Redis is a hammer in search of a nail.
March 21, 2019

Redis is a hammer in search of a nail.

Anonymous | TrustRadius Reviewer
Score 10 out of 10
Vetted Review
Verified User

Overall Satisfaction with Redis

In our organization, Redis is being used as a temporary cache for ephemeral data. This solves the problem of needing to store cached data in a centralized place that is accessible by multiple devices and can be retrieved quickly. In general, nothing is stored in Redis that can't be reproduced from another resource on demand. For example, if we have a process that creates summaries of data from multiple data sources and is costly or very time consuming, we would cache those results in Redis for an appropriate period of time to make it available to other applications in a timely manner without having to rerun the original process. This reduces the time/cost normally incurred to review that data set.


  • Speed: Redis is, generally speaking, very fast. I typically place Redis somewhere within my internal network so the major factor in the speed of retrieving data is the size of the data cached.
  • Configuration: Redis is very configurable to the point where you can utilize it as simply as a single instance running with no backups to a multi-tiered cluster running with permanent storage, data backups, and replication.
  • Documentation: Redis has done a good job of documenting all of its capabilities as well as providing guidance in terms of what client libraries exist to help the developer's application(s) interface with it.


  • I, as a rule, don't use Redis for persistent data, but it would be nice if Redis had an option to persist data to another data source such as MySQL or PostgreSQL.
  • This is more a wish list item than a con but, it would be nice to have the ability to configure Redis as a write-through proxy. This is generally done by having a processor processes write-data to Redis, another process then reads the data from Redis and writes it to a database, and then finally the keys that have been written are flushed out of Redis.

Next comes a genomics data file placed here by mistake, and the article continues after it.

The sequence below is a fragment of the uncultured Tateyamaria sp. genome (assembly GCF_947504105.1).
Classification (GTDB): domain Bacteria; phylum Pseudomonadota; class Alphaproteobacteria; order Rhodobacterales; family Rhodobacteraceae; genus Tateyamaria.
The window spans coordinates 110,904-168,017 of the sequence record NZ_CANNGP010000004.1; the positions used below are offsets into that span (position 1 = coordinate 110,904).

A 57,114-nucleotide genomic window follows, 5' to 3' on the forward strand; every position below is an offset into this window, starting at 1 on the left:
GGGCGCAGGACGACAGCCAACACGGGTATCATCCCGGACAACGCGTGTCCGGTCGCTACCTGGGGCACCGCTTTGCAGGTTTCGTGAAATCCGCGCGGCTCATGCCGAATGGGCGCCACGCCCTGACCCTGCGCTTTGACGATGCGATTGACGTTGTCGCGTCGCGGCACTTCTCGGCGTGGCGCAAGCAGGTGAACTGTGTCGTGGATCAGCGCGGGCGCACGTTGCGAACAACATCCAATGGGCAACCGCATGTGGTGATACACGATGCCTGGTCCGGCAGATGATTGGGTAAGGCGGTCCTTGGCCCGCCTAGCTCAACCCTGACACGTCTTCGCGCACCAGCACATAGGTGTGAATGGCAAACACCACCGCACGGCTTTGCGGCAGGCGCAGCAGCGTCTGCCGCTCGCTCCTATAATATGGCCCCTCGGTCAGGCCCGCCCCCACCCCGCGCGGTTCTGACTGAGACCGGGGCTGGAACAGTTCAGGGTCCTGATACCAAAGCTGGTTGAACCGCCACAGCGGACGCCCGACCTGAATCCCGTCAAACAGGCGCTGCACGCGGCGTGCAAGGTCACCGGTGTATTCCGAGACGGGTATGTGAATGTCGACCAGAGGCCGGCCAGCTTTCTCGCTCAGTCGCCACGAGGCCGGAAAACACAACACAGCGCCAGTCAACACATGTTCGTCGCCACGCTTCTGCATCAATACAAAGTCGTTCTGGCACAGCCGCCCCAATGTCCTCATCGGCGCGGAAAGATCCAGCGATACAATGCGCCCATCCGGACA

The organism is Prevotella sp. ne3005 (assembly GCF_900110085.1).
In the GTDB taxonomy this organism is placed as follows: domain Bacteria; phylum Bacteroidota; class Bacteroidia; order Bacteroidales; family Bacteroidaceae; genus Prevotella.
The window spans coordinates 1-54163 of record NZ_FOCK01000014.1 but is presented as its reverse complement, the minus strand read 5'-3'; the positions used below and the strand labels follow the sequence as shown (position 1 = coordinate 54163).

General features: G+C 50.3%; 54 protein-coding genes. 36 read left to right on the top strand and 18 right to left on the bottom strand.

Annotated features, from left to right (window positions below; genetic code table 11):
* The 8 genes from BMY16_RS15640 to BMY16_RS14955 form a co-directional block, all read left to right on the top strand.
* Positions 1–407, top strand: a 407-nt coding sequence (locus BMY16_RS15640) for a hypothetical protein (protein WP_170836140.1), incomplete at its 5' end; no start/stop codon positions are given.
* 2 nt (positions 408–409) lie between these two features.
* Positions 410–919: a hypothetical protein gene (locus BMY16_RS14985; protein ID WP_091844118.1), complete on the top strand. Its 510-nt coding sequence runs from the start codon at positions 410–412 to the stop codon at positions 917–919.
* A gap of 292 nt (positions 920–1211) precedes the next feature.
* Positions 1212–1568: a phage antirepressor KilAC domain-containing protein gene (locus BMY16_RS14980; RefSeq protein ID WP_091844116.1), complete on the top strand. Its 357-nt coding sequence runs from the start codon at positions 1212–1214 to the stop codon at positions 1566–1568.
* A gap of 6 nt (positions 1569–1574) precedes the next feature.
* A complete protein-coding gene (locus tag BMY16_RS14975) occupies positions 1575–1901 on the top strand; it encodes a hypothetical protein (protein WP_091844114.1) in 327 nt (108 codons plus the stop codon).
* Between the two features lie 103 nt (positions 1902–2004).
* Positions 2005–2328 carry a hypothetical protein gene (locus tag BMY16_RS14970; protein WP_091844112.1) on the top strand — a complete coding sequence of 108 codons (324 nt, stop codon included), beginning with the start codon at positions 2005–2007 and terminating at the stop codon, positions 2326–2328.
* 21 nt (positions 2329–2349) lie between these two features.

• We have used Redis to improve the speed/performance of several applications, as well as make those applications a little more scalable.
  • There are certain paid services we use where we are charged for every API call we make to them. By caching the results of those hits, we were able to reduce the number of overall calls to the service.
  • Product Features
  • Product Usability
  • Prior Experience with the Product
For me, the single most important factor in the decision-making process was my previous experience with the product. Once I understood what it was, and what it wasn't, it was very easy to find places where it would not only work but improve a given process. Another important deciding factor is its ease of use. I'm able to go from nothing to coding in a very short time period.
The only other product I've used that I would compare to Redis is Memcache. I prefer Redis simply because of its ease of use and it's very well documented. It also has a lot of community support which means there are a large number of client libraries that exist to make the development of a project easier on me.
Slack, GitHub, DBeaver, Docker, Sublime Text, PhpStorm, IntelliJ WebStorm, PyCharm, PostgreSQL, Ubuntu Linux, Red Hat Enterprise Linux (RHEL), Nginx, Apache Web Server, Oracle VM VirtualBox
Redis is well suited for storage of ephemeral data that could be used by multiple processes. For example, a multi-server website that sits behind a load balancer could use Redis to store session information that might typically be stored on the filesystem. This would allow all the website nodes to share session information without having to resort to sticky sessions.

I generally try to avoid using Redis as a primary data source for critical data.

Redis Software Feature Ratings

Not Rated
Data model flexibility
Deployment model flexibility


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